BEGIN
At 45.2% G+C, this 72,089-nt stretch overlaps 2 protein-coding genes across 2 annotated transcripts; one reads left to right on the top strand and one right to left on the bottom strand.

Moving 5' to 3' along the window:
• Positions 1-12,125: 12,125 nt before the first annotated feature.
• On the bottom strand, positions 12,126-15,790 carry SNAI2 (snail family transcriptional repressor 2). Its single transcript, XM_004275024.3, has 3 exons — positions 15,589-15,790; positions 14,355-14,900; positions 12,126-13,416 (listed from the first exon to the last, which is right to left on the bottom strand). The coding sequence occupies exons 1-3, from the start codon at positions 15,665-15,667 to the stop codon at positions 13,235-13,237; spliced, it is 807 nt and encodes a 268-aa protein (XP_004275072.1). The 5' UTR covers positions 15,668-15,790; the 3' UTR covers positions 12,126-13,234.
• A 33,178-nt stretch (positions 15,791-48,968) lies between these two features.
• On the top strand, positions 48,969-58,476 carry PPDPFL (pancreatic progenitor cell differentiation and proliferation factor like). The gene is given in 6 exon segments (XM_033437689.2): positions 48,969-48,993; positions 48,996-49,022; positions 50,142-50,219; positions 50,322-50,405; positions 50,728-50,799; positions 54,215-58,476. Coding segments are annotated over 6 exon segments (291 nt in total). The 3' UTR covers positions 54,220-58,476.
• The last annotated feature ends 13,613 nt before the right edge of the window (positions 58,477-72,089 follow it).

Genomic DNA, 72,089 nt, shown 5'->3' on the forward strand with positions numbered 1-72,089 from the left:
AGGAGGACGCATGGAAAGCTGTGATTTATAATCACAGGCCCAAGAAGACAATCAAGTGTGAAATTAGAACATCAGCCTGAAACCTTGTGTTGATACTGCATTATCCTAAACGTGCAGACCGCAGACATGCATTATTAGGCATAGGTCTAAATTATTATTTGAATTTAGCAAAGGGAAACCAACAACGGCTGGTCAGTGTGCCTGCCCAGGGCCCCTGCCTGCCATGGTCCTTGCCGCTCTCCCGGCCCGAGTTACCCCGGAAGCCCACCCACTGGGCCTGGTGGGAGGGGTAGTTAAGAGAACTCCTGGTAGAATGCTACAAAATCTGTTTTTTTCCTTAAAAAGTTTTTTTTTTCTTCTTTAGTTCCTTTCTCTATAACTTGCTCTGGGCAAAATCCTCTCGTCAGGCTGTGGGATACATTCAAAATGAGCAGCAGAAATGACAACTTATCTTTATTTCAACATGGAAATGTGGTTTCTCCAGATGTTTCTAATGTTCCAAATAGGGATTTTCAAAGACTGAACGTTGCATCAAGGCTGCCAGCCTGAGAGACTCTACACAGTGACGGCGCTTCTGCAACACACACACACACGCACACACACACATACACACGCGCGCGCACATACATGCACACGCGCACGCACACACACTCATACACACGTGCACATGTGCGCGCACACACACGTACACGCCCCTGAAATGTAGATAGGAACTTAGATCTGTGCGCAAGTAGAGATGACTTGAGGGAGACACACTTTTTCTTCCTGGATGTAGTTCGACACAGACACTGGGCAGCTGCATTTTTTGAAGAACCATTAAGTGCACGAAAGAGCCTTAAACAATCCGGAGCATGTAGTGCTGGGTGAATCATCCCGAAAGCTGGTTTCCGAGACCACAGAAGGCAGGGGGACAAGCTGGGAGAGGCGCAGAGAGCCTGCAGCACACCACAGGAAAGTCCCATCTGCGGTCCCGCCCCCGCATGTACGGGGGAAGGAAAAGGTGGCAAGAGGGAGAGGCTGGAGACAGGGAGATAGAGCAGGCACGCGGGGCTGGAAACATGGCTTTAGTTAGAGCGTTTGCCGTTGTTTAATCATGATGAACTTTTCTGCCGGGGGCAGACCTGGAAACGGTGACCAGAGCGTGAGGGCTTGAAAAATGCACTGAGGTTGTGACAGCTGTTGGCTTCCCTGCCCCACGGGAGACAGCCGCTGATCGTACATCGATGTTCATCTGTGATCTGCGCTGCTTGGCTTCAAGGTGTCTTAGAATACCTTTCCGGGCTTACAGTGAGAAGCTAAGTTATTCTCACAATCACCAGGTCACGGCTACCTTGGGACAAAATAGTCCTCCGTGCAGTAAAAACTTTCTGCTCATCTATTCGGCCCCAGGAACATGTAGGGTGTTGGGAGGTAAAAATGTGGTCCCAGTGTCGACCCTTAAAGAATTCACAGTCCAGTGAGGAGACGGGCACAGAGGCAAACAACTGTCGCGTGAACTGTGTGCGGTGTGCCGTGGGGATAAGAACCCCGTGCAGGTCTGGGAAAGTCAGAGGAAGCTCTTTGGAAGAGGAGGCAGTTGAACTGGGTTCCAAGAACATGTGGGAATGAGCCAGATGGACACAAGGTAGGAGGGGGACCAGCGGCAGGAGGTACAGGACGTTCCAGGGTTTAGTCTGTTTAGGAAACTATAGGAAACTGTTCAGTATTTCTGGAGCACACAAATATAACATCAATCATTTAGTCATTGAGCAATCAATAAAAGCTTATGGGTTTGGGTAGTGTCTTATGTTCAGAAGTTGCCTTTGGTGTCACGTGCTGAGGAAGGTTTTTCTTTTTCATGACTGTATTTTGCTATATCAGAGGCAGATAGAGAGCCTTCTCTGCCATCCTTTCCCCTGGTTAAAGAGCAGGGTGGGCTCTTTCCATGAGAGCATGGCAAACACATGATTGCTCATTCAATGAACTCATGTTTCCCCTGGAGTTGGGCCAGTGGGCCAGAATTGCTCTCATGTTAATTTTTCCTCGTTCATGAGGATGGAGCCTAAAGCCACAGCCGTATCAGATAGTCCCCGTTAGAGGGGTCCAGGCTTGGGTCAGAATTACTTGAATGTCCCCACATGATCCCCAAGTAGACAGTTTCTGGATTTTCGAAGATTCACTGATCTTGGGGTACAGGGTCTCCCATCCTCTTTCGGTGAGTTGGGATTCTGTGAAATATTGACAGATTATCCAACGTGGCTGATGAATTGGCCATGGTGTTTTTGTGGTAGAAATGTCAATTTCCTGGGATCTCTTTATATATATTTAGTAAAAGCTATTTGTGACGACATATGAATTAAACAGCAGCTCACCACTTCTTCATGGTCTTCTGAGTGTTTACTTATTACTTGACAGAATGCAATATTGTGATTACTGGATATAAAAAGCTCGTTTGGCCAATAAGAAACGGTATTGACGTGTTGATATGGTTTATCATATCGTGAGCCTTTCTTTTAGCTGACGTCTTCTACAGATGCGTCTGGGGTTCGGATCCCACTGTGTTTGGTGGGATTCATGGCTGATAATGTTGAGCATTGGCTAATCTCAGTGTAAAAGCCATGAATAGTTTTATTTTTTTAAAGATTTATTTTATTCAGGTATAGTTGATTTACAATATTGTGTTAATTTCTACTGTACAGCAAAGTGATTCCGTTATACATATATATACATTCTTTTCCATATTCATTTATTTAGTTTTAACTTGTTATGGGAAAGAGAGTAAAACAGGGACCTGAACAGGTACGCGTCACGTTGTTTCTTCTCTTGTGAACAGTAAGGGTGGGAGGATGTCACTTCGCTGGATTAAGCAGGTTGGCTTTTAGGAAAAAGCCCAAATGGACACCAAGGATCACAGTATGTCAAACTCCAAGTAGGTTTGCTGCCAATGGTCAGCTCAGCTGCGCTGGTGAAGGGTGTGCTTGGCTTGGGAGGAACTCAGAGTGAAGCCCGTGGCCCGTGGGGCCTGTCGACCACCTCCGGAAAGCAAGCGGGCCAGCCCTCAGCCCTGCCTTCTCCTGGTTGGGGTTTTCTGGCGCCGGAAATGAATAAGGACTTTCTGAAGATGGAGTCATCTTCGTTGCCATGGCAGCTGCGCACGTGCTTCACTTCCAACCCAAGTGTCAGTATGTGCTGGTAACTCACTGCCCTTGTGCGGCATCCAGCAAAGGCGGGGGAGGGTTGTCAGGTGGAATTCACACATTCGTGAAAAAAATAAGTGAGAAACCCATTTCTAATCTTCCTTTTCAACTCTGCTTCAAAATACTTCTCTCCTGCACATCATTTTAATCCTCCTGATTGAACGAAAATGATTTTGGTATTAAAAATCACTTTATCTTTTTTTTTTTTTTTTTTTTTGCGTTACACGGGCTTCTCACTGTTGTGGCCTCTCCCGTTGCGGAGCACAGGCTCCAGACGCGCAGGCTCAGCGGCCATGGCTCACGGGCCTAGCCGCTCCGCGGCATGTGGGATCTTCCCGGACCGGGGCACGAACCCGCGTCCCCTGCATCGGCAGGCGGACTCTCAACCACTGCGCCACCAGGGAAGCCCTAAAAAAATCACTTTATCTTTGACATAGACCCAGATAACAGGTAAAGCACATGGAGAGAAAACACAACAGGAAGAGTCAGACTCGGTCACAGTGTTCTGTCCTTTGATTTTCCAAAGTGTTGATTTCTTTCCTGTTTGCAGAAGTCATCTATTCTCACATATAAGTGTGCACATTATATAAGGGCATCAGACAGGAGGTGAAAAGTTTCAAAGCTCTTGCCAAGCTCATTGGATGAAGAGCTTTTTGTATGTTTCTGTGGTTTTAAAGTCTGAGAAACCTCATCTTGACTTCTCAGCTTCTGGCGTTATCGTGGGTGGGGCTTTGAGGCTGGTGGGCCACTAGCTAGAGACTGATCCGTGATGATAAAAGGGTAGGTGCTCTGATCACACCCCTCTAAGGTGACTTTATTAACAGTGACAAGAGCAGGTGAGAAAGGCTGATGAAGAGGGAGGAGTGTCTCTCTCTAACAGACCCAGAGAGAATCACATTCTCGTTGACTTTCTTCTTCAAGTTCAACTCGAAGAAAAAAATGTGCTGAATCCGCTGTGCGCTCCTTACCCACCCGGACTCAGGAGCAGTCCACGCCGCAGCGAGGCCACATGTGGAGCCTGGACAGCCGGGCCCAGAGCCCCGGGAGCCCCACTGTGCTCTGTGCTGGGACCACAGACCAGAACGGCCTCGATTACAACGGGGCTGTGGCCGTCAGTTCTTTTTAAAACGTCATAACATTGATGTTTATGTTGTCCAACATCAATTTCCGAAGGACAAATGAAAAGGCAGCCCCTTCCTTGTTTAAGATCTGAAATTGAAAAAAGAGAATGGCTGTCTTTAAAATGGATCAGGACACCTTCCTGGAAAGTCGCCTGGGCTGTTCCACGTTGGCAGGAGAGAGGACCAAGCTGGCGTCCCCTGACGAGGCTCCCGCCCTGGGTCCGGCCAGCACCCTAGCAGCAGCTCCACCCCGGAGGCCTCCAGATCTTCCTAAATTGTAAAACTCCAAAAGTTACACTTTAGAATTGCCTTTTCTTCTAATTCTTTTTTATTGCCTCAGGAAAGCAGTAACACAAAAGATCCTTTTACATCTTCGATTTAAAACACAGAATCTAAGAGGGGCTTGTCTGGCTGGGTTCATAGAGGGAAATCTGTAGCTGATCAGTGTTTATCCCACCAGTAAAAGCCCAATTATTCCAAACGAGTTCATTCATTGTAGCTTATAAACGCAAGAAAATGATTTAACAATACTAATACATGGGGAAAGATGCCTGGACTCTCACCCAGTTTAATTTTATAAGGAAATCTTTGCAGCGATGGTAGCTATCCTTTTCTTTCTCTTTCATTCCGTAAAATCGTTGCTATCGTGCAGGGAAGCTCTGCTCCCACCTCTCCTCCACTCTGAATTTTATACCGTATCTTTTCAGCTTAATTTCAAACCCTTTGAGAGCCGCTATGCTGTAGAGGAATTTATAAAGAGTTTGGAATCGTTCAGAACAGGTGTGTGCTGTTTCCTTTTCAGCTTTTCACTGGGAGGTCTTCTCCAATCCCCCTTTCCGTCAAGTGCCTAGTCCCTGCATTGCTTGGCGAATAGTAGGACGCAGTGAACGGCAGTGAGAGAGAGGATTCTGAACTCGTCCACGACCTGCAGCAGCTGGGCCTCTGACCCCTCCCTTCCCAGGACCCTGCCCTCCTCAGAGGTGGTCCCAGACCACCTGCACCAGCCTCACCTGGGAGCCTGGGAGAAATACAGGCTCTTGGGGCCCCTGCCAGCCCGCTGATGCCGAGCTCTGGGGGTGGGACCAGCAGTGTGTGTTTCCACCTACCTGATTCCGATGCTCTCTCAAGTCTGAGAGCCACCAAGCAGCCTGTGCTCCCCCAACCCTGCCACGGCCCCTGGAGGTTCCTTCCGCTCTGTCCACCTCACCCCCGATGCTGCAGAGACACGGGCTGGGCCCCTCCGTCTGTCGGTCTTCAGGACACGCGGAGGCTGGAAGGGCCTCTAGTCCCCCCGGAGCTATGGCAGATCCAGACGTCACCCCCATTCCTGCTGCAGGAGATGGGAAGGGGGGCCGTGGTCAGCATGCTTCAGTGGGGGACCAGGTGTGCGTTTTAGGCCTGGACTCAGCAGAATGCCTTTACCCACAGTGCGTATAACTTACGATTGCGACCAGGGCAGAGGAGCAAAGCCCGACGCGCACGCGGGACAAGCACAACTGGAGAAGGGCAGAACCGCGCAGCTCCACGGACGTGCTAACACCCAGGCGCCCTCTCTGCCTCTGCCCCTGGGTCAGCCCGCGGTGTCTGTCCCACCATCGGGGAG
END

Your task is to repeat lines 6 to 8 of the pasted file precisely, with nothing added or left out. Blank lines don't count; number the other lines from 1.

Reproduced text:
• On the top strand, positions 48,969-58,476 carry PPDPFL (pancreatic progenitor cell differentiation and proliferation factor like). The gene is given in 6 exon segments (XM_033437689.2): positions 48,969-48,993; positions 48,996-49,022; positions 50,142-50,219; positions 50,322-50,405; positions 50,728-50,799; positions 54,215-58,476. Coding segments are annotated over 6 exon segments (291 nt in total). The 3' UTR covers positions 54,220-58,476.
• The last annotated feature ends 13,613 nt before the right edge of the window (positions 58,477-72,089 follow it).

Genomic DNA, 72,089 nt, shown 5'->3' on the forward strand with positions numbered 1-72,089 from the left: